How I can help you: Book a session with me A way through depression Simple relaxation techniques How to manage your anxiety Watch out for thinking errors How to increase your self-esteem Take control of your stress How to silence self-criticism Why persistence is the key to change The key to managing your anger Mindfulness: how to live in the now Courage before confidence How to stop procrastinating Compassion and mental wellbeing How to weather life's storms Does your life lack meaning? Coping with redundancy Why digital media can cause stress The power of language Dealing with financial insecurity The mind-body connection

Watch out for 'thinking errors'

Although difficult life events such as financial setbacks, divorce or family conflict are hard for anyone to deal with, you make these events either easier or harder to deal with because of your thoughts and beliefs about them. This is the basic principle in cognitive therapy, which is why cognitive therapists such as myself place so much importance on understanding the way people think, especially when they are upset. If you can become aware of your automatic thoughts (which run through your head all day, providing a commentary on things you see, say and do) you can then start to identify unhelpful ways of thinking and try to change them.

Negative automatic thoughts, or NATs, are the ones most strongly linked to unpleasant emotions like anger, hurt or anxiety. For example, when you feel angry you may be thinking someone has disrespected you, or endangered you or your loved ones in some way. When you are anxious, you may be worried about future threats such as redundancy or health problems. Either way, in cognitive therapy we see the NATs as the source of your problem, because they are often exaggerated or based on interpretations, judgements or perceptions rather than concrete evidence.

'Men are disturbed not by things, but by the view which they take of them.'
Epictetus


It's also a vicious circle, because when we are upset the volume of NATs increases and we are more likely to use 'thinking errors' rather than perceiving things as they are. Everyone does this, to a greater or lesser extent, and we all tend to use certain kinds of thinking more than others.

If you want to change unhelpful ways of thinking, identifying your own commonly-used thinking errors is a good place to start. Take a look at the following list and see which seem familar to you.

10 common thinking errors

1. All-or-nothing thinking. This is when you look at things as absolutes: good/bad, success/failure, black/white. There's no room for shades of grey.

Examples: If I don't get an A on this test I'll be a total failure. Second place is for losers.

2. Catastrophising. Exaggerating how bad things have been or will be, using words like ‘awful’, ‘nightmare’ or ‘disaster’.

Examples: If she breaks up with me it will be a nightmare. God, this party is bound to be a disaster.

3. Overgeneralisation. You view a single negative event as a never-ending pattern of defeat, or take one situation that doesn't work out to mean that life is always this way.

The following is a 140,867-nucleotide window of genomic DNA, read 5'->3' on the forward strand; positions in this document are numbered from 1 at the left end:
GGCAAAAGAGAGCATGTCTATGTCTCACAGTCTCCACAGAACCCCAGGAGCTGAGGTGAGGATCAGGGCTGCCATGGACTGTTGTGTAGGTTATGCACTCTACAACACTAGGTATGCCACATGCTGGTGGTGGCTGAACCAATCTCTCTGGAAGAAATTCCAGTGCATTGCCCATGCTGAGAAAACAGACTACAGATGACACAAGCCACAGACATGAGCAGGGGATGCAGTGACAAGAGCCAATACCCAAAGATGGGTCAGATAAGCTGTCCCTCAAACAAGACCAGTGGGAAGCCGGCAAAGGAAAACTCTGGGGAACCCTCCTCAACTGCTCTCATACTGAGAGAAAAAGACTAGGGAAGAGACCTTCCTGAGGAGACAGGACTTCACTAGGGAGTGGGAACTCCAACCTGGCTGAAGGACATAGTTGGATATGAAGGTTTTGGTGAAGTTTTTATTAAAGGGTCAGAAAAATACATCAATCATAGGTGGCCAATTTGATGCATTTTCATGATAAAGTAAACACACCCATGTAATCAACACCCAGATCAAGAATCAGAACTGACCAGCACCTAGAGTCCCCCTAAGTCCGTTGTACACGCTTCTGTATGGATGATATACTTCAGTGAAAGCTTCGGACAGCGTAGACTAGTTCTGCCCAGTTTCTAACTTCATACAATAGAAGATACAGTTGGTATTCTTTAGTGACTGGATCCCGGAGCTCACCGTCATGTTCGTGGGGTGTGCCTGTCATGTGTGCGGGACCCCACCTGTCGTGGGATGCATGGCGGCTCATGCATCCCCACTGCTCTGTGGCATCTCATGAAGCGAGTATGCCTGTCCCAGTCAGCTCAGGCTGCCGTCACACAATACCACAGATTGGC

Examples: That dinner party didn’t go well – I must be a terrible host. My partner seemed really grumpy with me last night – she’s obviously going off me and thinking about ending it.

4. Mental filter. You dwell on the negatives and ignore the positives. So, if your university tutor gives you a glowing assessment including one mild criticism, that’s what you fixate on.

Example: My appraisal seemed to go well, but all I can think about is that criticism of my grammar.

5. Discounting the positive. You reject all positive experiences, compliments or praise by telling yourself, ‘They don't count’, or ‘They're just saying that to be polite.’

Examples: That’s really kind, but anyone could have done it. We did get the best sales figures ever, but it’s all down to my team – I didn’t have much to do with it.
 
6. Jumping to conclusions. Making assumptions with little or no evidence, in two ways:

a) Mind reading. You assume you know what people are thinking – and it’s usually negative.

Examples: I know this girl thinks I'm boring. I’m sure they’re judging me behind their smiles.

b) Fortune-telling. You think you can predict the future – and assume things will turn out badly.

Examples: I definitely failed that test. I’m bound to be the one who gets made redundant.

7. Permission-giving thinking. Finding excuses to do something that provides short-term pleasure or relief but causes long-term difficulties.

Examples: I’ve had a really stressful day so I deserve another whisky. I feel a bit down today so I’ll buy that dress/those shoes/that flatscreen TV and worry about it later.

8. Emotional reasoning. This is when you assume something is true because you feel it so strongly, assuming that your negative emotions reflect the way things really are.

Examples: I’m so anxious I just know this plane will crash. I feel so jealous, I know he’s cheating.

9. Should statements. Placing excessively harsh demands on yourself, others or the world by using the words ‘should’, ‘must’, ‘have to’ or ‘ought to’.

Examples: I should be happier, what’s wrong with me? I have to lose 10lb or I’m pathetic.

10. Labelling. Calling yourself or others names like ‘idiot’, ‘failure’ or ‘bastard’.

Examples: I’m rubbish at maths – I’m such a failure. That Mrs Jones is such a witch.

If you would like to work on your unhelpful thinking you can call me on 07766 704210, email dan@danroberts.com or use the contact form to get in touch.